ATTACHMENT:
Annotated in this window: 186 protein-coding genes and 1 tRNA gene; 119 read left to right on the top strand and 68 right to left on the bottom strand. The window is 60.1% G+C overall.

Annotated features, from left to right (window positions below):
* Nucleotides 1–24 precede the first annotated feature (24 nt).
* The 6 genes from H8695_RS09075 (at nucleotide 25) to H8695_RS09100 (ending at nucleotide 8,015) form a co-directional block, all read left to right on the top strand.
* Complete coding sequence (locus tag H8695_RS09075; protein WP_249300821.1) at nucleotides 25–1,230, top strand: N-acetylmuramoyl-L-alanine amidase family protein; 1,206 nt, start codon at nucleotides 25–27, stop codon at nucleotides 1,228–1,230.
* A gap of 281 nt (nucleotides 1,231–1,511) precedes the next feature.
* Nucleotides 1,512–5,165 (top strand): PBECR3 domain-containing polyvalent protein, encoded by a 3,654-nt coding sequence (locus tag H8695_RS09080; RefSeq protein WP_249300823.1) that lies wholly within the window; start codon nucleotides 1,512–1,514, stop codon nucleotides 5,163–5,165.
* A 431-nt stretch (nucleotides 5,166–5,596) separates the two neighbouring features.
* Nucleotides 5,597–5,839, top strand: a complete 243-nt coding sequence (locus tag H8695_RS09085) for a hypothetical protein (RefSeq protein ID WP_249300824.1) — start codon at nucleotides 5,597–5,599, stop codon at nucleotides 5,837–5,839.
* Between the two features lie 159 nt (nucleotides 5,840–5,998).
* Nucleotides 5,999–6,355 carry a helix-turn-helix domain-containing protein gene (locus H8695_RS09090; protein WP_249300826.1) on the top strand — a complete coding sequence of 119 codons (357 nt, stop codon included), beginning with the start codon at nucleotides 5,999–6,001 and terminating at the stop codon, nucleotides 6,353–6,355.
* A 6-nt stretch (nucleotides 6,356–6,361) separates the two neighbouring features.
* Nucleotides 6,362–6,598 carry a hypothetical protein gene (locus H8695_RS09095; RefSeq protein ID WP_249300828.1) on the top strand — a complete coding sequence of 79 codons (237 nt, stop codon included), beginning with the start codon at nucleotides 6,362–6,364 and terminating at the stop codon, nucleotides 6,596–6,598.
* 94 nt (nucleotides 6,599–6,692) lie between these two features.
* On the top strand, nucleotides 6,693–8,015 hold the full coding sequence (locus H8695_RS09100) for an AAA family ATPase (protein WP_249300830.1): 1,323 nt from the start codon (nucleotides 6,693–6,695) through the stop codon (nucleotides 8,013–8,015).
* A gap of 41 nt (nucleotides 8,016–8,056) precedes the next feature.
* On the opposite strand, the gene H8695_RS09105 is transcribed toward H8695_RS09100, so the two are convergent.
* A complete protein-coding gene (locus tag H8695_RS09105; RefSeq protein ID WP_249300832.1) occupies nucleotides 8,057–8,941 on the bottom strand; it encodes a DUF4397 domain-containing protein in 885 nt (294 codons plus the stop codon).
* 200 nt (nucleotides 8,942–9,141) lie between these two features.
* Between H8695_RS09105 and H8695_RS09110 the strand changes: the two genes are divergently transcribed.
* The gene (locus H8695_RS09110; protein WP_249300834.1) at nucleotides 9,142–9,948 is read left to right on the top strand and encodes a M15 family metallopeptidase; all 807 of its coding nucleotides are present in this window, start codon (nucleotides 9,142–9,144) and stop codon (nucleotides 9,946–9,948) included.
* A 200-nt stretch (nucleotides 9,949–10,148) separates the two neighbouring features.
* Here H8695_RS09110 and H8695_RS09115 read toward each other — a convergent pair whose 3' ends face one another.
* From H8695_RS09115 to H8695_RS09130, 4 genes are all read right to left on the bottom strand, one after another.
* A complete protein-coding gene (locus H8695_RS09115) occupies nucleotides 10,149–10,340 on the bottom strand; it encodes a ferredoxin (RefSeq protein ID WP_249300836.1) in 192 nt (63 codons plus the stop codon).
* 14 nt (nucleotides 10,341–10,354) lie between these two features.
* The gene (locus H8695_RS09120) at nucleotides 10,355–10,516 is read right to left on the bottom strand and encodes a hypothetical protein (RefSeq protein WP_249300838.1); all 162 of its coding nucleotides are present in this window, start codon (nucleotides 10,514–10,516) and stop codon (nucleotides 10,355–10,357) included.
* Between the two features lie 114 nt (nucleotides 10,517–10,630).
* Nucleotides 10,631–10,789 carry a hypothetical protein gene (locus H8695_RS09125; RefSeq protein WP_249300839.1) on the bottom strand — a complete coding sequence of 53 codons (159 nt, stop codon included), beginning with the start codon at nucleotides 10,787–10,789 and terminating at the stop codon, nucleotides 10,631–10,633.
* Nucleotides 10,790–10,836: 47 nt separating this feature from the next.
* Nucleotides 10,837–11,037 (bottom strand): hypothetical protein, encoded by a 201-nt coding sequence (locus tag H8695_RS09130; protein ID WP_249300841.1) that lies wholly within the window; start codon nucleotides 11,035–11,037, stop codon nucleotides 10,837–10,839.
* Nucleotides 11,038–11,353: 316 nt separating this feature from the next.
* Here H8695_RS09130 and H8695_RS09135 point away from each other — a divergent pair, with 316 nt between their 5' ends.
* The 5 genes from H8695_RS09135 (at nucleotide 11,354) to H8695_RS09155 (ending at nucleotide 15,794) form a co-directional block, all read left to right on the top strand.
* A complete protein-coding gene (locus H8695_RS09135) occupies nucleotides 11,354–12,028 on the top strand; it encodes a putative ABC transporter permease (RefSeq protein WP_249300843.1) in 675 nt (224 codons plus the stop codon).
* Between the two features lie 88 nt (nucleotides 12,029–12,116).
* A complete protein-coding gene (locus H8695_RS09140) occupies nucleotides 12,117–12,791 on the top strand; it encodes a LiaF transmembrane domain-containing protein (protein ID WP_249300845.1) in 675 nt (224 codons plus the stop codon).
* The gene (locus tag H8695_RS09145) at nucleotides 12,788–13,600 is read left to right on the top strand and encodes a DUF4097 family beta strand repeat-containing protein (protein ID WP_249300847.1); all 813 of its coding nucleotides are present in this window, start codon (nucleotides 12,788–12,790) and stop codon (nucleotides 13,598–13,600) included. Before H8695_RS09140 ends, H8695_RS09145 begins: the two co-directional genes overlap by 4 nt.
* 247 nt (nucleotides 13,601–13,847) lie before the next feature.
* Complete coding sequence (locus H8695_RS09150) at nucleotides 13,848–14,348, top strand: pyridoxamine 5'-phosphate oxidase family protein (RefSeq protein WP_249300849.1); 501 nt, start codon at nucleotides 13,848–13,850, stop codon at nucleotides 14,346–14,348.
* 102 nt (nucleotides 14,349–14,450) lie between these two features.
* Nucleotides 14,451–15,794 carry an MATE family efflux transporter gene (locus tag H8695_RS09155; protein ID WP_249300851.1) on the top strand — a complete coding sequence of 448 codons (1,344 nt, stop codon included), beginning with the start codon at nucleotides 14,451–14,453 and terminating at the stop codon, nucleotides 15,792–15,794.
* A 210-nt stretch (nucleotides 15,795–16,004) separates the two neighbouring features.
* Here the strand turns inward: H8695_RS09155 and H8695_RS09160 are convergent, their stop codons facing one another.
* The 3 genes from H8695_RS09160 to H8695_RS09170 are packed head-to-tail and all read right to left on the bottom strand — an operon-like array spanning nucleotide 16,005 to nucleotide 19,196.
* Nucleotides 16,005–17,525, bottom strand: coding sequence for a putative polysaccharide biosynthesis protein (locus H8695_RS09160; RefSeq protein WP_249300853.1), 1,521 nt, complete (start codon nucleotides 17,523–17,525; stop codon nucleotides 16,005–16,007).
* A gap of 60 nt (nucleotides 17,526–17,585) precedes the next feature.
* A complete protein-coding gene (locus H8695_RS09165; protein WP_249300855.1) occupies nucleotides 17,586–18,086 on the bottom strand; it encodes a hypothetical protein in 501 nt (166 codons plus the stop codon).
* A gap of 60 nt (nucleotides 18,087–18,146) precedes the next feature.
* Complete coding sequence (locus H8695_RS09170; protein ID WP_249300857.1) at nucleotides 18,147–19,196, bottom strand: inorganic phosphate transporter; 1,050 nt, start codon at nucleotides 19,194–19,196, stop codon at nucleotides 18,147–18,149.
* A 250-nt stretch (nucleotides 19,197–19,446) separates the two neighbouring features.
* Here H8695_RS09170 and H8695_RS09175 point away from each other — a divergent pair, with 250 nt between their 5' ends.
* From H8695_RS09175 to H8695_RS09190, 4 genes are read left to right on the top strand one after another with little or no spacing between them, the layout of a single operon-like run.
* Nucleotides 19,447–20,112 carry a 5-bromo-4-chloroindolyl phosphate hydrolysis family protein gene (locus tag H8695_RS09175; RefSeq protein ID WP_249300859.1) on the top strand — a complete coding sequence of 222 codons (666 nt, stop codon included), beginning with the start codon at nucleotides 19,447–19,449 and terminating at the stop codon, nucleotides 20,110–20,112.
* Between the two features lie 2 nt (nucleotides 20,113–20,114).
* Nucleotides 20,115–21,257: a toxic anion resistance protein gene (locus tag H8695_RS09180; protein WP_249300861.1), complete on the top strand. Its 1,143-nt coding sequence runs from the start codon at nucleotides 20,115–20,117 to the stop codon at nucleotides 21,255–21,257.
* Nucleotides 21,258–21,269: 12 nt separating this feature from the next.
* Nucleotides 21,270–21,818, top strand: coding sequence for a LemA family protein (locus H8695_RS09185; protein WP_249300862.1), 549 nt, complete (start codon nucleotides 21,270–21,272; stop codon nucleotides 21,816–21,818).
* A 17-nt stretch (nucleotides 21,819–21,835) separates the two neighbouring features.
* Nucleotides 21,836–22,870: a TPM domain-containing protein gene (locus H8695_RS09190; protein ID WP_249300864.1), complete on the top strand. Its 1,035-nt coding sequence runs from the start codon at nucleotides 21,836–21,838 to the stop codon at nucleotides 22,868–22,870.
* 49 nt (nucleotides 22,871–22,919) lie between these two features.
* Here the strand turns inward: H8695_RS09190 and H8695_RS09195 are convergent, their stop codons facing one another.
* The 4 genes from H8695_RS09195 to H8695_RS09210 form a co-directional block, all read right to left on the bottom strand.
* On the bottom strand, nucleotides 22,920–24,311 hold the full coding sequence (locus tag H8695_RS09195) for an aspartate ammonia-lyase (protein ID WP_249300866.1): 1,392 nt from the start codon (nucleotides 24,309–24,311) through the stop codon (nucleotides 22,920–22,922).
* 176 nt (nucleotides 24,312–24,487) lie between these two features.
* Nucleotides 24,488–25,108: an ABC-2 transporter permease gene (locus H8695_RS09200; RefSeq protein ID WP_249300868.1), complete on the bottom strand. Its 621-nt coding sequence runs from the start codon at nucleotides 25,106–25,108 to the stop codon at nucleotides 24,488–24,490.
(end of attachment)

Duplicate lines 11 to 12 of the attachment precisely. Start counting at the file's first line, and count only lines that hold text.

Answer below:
* Nucleotides 5,999–6,355 carry a helix-turn-helix domain-containing protein gene (locus H8695_RS09090; protein WP_249300826.1) on the top strand — a complete coding sequence of 119 codons (357 nt, stop codon included), beginning with the start codon at nucleotides 5,999–6,001 and terminating at the stop codon, nucleotides 6,353–6,355.
* A 6-nt stretch (nucleotides 6,356–6,361) separates the two neighbouring features.